Lamenting that “it doesn’t help a bit”, yet another German bishop has criticised the new Vatican instruction on parish reform, while Cardinal Walter Kasper has defended the document, although with nuances.
– Instruction contains “only noble principles and canonical guidelines”: Bishop of Magdeburg
Bishop Gerhard Feige of the Magdeburg diocese wrote to his flock July 27 with his reflections on the document of the Vatican Congregation for the Clergy, “The pastoral conversion of the Parish community in the service of the evangelising mission of the Church”, which was published July 20.
In his reflections, Feige reminded believers that although the decline in vocations and Catholic membership already forced the diocese, in 2010, into a restructuring that left it with just 44 parishes for 79,000 faithful, the priest-centred Church in the diocese is still in dire straits.
“Already ten parishes have no parish priest of their own and, according to today’s estimates, only about 20 priests will be in active service in 2030”, the bishop warned, adding that the Magdeburg diocese is also suffering from unspecified “further serious needs which cannot be regarded as transitional problems”.
“The shape of the Church will change even more dramatically than it already has done, and not only here”, Feige further predicted, for which reason he lamented that “it does not help a bit to conjure up only noble principles and to refer to canonical guidelines”, as the Congregation for the Clergy has been accused of doing in its new instruction.
– “Unrealistic restrictive orders that do not offer any positive solutions to the growing shortage of priests”
Feige insisted that in the face of the crisis in Catholic life “it is necessary to consider, discuss and decide in a responsible and sensitive as well as creative and courageous way, taking into account the theological and personnel, regional and economic conditions, in which form parishes and communities can continue to exist in the future”.
The Magdeburg bishop added that his diocese has been “in such a process for a long time”, and that much without “perfect solutions” but instead with nothing more and nothing less than “concrete ideas and justified hopes”.
“As learners we gladly accept suggestions. In this respect we will also consider the statements of the most recent Roman instruction”, Feige continued.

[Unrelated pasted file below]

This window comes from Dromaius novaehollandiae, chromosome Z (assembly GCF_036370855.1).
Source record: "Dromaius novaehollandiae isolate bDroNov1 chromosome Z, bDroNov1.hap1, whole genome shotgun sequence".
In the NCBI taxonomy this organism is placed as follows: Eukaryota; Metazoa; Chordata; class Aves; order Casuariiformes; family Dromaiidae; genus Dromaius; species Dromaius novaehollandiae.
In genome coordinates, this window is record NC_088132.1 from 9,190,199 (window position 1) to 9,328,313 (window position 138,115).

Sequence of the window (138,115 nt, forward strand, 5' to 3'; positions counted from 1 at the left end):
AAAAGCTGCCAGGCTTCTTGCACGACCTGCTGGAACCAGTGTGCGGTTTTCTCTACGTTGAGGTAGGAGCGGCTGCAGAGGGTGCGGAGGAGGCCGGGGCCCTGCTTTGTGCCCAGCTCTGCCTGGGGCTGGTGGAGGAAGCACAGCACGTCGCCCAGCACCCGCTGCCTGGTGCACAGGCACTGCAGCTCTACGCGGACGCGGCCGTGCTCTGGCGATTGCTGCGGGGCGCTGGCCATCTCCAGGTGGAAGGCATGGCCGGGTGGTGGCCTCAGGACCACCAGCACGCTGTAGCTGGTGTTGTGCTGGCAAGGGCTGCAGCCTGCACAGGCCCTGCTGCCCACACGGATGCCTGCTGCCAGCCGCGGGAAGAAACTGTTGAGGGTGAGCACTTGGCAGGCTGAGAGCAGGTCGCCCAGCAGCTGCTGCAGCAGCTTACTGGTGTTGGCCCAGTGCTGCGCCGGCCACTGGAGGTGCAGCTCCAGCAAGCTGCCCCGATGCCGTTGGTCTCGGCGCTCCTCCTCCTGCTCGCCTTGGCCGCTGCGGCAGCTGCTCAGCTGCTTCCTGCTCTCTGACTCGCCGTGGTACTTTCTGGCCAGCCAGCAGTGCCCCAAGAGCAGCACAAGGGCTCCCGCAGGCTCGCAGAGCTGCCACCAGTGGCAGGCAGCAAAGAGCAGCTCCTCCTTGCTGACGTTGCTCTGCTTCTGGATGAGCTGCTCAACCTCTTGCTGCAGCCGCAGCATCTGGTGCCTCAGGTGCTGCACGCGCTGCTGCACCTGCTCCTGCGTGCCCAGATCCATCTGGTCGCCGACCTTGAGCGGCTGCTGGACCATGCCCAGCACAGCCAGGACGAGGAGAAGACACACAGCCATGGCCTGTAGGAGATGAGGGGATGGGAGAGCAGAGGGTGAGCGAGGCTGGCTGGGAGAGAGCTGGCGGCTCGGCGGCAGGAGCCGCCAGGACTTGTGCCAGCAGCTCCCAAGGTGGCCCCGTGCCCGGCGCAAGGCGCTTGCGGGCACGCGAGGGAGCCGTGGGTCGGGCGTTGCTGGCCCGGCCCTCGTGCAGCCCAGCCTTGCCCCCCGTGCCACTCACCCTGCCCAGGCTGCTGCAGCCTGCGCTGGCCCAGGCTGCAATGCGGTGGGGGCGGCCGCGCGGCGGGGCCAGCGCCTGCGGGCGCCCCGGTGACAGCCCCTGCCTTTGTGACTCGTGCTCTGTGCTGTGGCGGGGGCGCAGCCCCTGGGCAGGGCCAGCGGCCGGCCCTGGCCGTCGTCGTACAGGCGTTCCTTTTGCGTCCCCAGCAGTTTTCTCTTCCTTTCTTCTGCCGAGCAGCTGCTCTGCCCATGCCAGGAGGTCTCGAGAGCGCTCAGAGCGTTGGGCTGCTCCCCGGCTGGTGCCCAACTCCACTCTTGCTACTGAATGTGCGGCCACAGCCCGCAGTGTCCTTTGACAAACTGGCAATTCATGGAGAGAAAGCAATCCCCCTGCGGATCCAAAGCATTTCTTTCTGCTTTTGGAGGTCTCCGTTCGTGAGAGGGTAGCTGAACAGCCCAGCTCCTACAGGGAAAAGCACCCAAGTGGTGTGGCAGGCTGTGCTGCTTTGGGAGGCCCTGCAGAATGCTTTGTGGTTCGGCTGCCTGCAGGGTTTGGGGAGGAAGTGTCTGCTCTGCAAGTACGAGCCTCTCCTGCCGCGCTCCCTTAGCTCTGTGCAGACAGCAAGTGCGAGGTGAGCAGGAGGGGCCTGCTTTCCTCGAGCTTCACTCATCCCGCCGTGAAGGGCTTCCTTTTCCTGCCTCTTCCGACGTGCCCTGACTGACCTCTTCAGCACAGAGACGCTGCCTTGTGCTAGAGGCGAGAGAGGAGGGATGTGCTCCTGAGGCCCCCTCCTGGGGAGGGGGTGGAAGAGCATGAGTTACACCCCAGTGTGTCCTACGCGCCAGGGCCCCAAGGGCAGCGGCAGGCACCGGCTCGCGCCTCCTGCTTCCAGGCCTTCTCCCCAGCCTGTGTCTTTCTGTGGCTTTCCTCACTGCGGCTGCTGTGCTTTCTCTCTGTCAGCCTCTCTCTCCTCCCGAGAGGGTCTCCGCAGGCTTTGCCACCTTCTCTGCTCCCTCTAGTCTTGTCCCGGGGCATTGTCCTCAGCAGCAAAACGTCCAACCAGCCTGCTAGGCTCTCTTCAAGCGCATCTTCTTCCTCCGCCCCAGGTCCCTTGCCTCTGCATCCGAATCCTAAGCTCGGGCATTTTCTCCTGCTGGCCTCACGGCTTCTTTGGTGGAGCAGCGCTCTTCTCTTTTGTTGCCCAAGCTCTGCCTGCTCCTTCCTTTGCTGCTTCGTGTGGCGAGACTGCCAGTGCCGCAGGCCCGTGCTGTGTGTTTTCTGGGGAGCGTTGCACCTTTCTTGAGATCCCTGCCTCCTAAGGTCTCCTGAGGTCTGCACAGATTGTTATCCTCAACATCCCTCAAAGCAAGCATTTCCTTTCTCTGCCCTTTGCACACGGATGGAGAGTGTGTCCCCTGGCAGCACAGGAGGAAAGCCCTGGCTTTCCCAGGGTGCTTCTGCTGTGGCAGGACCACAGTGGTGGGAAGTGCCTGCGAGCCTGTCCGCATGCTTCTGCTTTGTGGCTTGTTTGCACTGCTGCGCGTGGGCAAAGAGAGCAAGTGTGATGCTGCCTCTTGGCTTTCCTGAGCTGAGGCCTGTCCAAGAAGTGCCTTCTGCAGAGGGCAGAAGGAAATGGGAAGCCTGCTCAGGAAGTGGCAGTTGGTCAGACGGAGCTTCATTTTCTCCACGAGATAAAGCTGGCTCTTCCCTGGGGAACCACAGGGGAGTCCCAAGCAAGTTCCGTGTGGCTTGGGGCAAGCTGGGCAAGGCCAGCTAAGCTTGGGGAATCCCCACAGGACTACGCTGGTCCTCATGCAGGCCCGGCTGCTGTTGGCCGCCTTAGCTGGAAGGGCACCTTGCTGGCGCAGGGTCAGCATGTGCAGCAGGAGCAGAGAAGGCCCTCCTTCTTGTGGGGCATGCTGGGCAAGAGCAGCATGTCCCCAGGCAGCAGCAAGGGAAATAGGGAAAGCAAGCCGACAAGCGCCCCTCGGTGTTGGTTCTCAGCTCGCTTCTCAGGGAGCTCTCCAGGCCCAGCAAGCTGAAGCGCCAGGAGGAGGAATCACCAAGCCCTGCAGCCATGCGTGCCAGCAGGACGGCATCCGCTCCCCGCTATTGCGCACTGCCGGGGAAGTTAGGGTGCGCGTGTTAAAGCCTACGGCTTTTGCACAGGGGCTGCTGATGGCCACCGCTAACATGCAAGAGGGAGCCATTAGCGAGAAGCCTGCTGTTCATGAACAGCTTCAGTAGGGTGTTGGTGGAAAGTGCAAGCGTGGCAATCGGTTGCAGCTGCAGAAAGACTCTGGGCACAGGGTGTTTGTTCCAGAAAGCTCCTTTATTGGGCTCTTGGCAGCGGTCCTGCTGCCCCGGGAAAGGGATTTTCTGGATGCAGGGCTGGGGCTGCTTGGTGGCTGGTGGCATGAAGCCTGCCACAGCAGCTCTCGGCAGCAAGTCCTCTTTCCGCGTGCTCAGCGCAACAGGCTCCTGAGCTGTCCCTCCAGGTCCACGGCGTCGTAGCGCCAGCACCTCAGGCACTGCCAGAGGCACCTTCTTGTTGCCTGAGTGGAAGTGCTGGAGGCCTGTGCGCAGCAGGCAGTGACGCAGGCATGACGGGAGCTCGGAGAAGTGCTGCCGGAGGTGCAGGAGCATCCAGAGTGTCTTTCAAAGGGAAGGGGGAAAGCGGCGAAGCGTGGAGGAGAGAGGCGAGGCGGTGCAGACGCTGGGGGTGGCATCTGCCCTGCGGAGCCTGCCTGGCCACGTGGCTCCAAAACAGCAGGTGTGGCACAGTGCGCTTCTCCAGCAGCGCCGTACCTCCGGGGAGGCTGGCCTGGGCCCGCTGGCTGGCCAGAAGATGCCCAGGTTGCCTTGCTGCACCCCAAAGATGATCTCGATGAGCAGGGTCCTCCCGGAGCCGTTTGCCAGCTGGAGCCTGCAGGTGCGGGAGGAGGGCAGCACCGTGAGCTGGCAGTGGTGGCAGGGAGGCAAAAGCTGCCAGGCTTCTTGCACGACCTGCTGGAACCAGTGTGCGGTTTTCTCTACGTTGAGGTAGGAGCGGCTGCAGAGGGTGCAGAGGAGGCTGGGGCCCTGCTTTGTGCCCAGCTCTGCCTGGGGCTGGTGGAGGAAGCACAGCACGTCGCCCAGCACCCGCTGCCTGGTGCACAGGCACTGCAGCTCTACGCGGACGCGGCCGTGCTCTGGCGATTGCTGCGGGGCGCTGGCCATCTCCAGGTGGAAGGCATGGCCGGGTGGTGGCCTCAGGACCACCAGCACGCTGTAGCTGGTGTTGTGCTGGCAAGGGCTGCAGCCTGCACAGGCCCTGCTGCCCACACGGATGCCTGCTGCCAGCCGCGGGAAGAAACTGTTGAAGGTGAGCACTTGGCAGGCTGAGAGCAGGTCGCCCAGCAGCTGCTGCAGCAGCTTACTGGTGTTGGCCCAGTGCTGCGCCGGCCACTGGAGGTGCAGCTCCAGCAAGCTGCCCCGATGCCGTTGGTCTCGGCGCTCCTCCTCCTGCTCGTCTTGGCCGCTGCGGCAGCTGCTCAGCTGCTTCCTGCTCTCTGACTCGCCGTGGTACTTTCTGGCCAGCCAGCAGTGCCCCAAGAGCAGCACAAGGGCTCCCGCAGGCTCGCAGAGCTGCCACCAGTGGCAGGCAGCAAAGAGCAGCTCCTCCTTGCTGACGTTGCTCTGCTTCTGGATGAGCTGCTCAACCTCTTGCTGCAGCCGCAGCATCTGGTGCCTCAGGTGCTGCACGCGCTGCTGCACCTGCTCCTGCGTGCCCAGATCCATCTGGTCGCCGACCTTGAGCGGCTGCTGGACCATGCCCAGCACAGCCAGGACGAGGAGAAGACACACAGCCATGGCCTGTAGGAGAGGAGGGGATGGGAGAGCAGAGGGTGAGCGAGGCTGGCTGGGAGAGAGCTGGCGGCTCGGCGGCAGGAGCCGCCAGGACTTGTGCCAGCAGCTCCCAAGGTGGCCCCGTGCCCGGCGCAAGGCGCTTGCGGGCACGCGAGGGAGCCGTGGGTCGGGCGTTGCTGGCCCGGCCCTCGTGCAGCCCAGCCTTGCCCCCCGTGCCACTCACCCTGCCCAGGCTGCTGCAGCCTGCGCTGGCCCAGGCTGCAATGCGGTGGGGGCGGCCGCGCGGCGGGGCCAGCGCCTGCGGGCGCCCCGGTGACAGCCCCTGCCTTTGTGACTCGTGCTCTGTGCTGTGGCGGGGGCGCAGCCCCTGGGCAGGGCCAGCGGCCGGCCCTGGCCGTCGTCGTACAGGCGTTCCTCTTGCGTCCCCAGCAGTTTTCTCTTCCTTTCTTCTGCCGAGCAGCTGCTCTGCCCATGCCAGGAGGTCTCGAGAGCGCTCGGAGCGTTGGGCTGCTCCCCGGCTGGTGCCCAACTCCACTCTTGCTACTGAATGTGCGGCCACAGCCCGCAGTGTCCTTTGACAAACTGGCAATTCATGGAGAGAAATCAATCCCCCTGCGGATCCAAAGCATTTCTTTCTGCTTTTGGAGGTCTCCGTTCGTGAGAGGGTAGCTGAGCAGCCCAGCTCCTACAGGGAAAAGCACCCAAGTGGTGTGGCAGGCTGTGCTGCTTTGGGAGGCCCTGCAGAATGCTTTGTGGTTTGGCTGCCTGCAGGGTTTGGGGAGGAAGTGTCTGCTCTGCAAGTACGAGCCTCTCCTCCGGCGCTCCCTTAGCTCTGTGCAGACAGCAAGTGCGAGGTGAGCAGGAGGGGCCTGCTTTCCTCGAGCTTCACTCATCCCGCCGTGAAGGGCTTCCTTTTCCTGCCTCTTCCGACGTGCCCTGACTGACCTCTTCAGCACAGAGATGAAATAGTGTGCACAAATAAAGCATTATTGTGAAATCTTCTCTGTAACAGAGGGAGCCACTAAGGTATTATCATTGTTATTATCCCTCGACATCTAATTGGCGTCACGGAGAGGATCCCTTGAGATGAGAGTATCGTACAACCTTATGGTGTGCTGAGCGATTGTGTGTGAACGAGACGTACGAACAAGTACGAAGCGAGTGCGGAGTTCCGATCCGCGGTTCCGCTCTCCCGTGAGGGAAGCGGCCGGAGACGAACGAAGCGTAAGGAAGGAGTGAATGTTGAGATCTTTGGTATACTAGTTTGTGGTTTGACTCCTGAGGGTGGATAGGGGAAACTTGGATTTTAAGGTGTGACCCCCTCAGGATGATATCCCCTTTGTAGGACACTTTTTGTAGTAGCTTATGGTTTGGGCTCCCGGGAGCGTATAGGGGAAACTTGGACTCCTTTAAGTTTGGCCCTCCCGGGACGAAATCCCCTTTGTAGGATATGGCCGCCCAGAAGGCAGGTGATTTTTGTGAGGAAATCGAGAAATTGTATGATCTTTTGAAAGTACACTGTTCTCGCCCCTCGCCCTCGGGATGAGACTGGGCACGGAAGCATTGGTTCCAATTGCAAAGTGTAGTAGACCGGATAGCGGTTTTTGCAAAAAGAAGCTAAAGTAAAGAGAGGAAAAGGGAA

But the bishop cautioned, however, that he would not allow himself “to be paralysed and blocked” by Rome’s “restrictive orders”, which in his opinion are “quite unrealistic” – especially given Magdeburg’s great geographical size and sparse population of Catholics – and also because the Vatican indications “do not offer any positive solutions to the growing shortage of priests”.
“Certainly it was not the conscious intention of the Congregation for the Clergy to ‘break the bruised reed and quench the dimly burning wick’ (cf. Is 42:2) among the still good-natured Christians, but nevertheless the instruction leaves behind, besides perplexity and annoyance, also great damage. It will demotivate some people to commit themselves to our Church”, Feige warned.
– Praise from Kasper: Instruction contains “a theologically legitimate emphasis on the overall responsibility of the priest”
In contrast to Feige, one German prelate who was defending the Congregation for the Clergy instruction this Monday was Cardinal Walter Kasper, former Bishop of Rottenburg-Stuttgart (1989-1999) and President Emeritus of the Pontifical Council for Promoting Christian Unity (2001-2010), who wrote in a guest piece in Domradio that, in his opinion, there is no trace of “authoritarian neoclericalism” in the instruction, as other critics has charged.
For Cardinal Kasper, that’s because, on the one hand, the document contains nothing more than a “theologically legitimate emphasis on the overall responsibility of the priest as the pastor of the congregation” which does not exclude the possibility that “many tasks that are not originally priestly must be and can be delegated” to laypeople.
There would be clericalism in the document, too, on the other hand, if the text allowed bishops to “turn parishes upside down, abolish them, and merge them”, Kasper said. “But that is exactly what the Instruction wants to prevent and to bind the bishop to ‘constitutional and enforceable criteria and procedures”, he added.
– Criticisms: “I would have wished for more positive, encouraging and appreciative language”
But the cardinal did have two particular criticisms for Vatican authorities.
“It would have been better, caused less trouble and corresponded better to the Pope’s synodal idea, if the publication had been preceded by a joint consultation with the Presidents of the Bishops’ Conferences concerned”, Kasper noted, on the one hand.
On the other, the cardinal wrote that “in the second part of the instruction, there is a rather one-sided differentiating and exclusionary canon law approach. Here I would have wished for more positive, encouraging and appreciative language”.
“The committed laity in many parts of the universal Church, especially the women, who often hold the congregations together in difficult situations and without whose ministry most parishes in our country would have collapsed long ago, would have deserved such an explicit word of thanks, encouragement and recognition”, Kasper concluded.